Patterns of Light: Chasing the Spectrum from Aristotle to LEDs

Voorkant
Springer Science & Business Media, 23 okt. 2007 - 196 pagina's
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Light is all around us. Vision is our dominant sense, and we are richly rewarded with a palette of colors from red to violet. Our eyes do not detect the l- energy, long-wavelength infrared (IR) radiation, but we know it exists from d- cussions of war applications and televised images of guided weapons targets. Our eyes do not detect the higher-energy (above visible light energies) and shorter-than-visible-wavelength ultraviolet radiation, and yet we know it is there from the sunburn we receive in Arizona. We also know that window glass can block ultraviolet rays so we don’t get a burn while driving with the windows rolled up. We know about radio waves from the little boxes that talk to us and x-rays from the dentist office. These waves and rays belong to the same family of light, often called photons (from the Greek photos, light), that describes the spectra of electromagnetic radiation over 10 orders of magnitude from very low-energy - dio waves to very high-energy x-rays and gamma rays.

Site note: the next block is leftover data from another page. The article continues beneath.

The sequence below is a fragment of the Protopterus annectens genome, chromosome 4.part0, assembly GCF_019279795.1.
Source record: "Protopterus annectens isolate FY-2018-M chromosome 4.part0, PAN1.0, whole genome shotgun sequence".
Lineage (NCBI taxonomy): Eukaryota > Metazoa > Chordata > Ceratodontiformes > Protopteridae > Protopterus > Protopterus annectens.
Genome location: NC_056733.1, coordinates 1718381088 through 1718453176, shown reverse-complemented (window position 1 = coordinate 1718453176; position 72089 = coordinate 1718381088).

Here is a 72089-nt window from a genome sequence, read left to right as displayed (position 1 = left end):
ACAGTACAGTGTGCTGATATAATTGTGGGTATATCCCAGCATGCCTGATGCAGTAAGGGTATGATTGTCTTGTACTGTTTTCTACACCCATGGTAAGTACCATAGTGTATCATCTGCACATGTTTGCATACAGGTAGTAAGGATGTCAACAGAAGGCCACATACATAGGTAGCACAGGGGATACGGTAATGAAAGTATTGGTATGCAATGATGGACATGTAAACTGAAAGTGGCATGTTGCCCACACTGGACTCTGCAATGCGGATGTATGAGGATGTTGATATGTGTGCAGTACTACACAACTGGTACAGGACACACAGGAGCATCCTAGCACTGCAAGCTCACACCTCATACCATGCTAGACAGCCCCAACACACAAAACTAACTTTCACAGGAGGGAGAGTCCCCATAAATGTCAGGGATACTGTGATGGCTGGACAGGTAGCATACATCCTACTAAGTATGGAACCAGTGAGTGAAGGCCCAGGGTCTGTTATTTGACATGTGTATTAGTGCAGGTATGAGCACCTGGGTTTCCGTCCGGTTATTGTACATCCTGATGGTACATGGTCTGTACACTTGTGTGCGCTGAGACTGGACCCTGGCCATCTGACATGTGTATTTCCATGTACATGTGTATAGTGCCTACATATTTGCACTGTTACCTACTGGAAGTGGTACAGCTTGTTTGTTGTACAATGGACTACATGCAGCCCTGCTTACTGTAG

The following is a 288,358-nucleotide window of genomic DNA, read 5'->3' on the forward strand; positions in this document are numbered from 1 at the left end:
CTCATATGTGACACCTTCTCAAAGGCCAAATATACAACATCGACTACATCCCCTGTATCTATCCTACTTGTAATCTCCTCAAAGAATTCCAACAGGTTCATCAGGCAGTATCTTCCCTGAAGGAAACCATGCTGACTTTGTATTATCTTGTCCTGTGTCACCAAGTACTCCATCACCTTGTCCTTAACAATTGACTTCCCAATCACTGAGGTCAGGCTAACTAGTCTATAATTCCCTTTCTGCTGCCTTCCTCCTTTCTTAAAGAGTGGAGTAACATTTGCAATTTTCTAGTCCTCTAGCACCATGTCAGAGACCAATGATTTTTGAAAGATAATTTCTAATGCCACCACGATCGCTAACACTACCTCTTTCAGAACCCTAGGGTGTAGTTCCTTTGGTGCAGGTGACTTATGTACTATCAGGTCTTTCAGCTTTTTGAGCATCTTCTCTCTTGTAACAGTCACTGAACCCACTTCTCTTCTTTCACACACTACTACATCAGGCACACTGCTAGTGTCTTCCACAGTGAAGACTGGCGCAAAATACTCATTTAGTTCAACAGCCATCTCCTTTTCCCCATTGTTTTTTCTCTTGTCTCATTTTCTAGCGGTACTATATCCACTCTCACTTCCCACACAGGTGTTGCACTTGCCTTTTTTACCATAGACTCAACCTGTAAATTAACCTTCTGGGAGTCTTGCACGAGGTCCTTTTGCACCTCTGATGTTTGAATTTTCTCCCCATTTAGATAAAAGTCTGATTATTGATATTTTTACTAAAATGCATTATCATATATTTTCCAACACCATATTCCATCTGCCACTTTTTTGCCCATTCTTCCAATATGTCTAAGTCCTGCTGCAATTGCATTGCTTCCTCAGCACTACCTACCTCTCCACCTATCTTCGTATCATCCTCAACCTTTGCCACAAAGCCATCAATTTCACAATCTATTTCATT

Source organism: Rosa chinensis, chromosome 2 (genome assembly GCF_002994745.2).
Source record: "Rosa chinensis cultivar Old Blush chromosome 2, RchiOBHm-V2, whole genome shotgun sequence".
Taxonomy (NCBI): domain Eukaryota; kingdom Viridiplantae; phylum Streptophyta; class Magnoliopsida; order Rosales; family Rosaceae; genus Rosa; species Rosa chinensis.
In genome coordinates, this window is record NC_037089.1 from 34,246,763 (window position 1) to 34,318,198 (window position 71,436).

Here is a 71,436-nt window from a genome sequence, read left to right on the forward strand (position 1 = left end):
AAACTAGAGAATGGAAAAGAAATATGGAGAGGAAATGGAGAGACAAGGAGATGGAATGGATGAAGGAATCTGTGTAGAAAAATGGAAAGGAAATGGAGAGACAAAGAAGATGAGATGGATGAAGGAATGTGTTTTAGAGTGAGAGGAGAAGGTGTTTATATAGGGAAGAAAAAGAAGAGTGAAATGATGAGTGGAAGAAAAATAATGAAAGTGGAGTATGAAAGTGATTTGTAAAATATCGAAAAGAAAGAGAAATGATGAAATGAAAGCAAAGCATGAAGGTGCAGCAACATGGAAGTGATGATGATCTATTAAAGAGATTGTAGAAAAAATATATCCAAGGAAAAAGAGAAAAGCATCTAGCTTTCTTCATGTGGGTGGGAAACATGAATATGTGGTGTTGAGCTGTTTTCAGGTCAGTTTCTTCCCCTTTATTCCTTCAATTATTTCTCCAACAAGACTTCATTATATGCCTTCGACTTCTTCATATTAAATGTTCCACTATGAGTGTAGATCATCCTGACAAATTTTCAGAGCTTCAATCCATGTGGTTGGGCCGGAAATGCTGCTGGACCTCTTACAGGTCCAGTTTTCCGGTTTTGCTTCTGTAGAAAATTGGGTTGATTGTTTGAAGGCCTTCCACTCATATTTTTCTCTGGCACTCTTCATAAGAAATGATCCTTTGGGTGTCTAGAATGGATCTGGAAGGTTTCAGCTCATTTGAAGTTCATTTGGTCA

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Inhoudsopgave

The Path of Light
1
The Reflection of Light
13
Light Captured
25
The Refraction of Light
33
From Water Drops to Telescopes 49
48
Sources of Light and Color
75
Diffraction and Interference
91
Rainbows
103
Sea Sky and Cloud 115
114
Polarized Light and Sunglasses
131
Photons Electrons and the Atom
139
Appendix
165
References
185
Copyright

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Pagina vii - One impulse from a vernal wood May teach you more of man, Of moral evil and of good Than all the sages can.

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